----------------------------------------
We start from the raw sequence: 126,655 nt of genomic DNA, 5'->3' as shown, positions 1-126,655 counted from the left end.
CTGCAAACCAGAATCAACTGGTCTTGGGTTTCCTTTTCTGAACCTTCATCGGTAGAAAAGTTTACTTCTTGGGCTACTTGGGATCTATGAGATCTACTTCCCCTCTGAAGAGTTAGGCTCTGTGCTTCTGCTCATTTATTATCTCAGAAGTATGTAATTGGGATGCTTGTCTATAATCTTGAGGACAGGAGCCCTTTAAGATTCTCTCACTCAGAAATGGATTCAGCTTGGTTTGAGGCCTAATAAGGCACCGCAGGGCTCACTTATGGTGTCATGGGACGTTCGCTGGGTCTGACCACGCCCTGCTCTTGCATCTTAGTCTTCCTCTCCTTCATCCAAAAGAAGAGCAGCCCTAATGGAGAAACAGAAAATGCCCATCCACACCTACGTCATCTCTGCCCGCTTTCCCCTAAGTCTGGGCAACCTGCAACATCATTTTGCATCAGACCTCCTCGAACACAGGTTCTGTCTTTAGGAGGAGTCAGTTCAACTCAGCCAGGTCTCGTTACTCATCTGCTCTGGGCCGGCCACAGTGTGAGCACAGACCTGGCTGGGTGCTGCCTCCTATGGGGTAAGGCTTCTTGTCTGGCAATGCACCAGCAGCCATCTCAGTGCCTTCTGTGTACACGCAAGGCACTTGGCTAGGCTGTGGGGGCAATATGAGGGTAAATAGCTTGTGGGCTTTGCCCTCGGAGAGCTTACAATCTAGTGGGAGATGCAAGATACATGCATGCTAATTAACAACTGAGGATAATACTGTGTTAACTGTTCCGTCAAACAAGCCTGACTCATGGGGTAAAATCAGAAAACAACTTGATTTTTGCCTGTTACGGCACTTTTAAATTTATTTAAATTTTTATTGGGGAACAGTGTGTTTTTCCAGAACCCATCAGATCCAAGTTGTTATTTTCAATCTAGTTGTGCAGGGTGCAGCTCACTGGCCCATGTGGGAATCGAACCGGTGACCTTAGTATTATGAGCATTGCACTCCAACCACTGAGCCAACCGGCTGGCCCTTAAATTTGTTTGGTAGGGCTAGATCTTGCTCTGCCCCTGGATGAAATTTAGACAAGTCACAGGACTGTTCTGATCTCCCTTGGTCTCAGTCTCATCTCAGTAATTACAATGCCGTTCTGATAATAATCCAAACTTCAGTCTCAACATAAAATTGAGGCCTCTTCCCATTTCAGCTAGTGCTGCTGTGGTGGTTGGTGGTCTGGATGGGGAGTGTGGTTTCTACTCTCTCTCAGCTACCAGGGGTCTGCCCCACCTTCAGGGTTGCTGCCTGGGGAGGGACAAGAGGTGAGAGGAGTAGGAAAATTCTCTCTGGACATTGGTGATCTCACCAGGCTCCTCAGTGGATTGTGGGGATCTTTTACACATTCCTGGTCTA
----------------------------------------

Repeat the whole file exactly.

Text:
We start from the raw sequence: 126,655 nt of genomic DNA, 5'->3' as shown, positions 1-126,655 counted from the left end.
CTGCAAACCAGAATCAACTGGTCTTGGGTTTCCTTTTCTGAACCTTCATCGGTAGAAAAGTTTACTTCTTGGGCTACTTGGGATCTATGAGATCTACTTCCCCTCTGAAGAGTTAGGCTCTGTGCTTCTGCTCATTTATTATCTCAGAAGTATGTAATTGGGATGCTTGTCTATAATCTTGAGGACAGGAGCCCTTTAAGATTCTCTCACTCAGAAATGGATTCAGCTTGGTTTGAGGCCTAATAAGGCACCGCAGGGCTCACTTATGGTGTCATGGGACGTTCGCTGGGTCTGACCACGCCCTGCTCTTGCATCTTAGTCTTCCTCTCCTTCATCCAAAAGAAGAGCAGCCCTAATGGAGAAACAGAAAATGCCCATCCACACCTACGTCATCTCTGCCCGCTTTCCCCTAAGTCTGGGCAACCTGCAACATCATTTTGCATCAGACCTCCTCGAACACAGGTTCTGTCTTTAGGAGGAGTCAGTTCAACTCAGCCAGGTCTCGTTACTCATCTGCTCTGGGCCGGCCACAGTGTGAGCACAGACCTGGCTGGGTGCTGCCTCCTATGGGGTAAGGCTTCTTGTCTGGCAATGCACCAGCAGCCATCTCAGTGCCTTCTGTGTACACGCAAGGCACTTGGCTAGGCTGTGGGGGCAATATGAGGGTAAATAGCTTGTGGGCTTTGCCCTCGGAGAGCTTACAATCTAGTGGGAGATGCAAGATACATGCATGCTAATTAACAACTGAGGATAATACTGTGTTAACTGTTCCGTCAAACAAGCCTGACTCATGGGGTAAAATCAGAAAACAACTTGATTTTTGCCTGTTACGGCACTTTTAAATTTATTTAAATTTTTATTGGGGAACAGTGTGTTTTTCCAGAACCCATCAGATCCAAGTTGTTATTTTCAATCTAGTTGTGCAGGGTGCAGCTCACTGGCCCATGTGGGAATCGAACCGGTGACCTTAGTATTATGAGCATTGCACTCCAACCACTGAGCCAACCGGCTGGCCCTTAAATTTGTTTGGTAGGGCTAGATCTTGCTCTGCCCCTGGATGAAATTTAGACAAGTCACAGGACTGTTCTGATCTCCCTTGGTCTCAGTCTCATCTCAGTAATTACAATGCCGTTCTGATAATAATCCAAACTTCAGTCTCAACATAAAATTGAGGCCTCTTCCCATTTCAGCTAGTGCTGCTGTGGTGGTTGGTGGTCTGGATGGGGAGTGTGGTTTCTACTCTCTCTCAGCTACCAGGGGTCTGCCCCACCTTCAGGGTTGCTGCCTGGGGAGGGACAAGAGGTGAGAGGAGTAGGAAAATTCTCTCTGGACATTGGTGATCTCACCAGGCTCCTCAGTGGATTGTGGGGATCTTTTACACATTCCTGGTCTA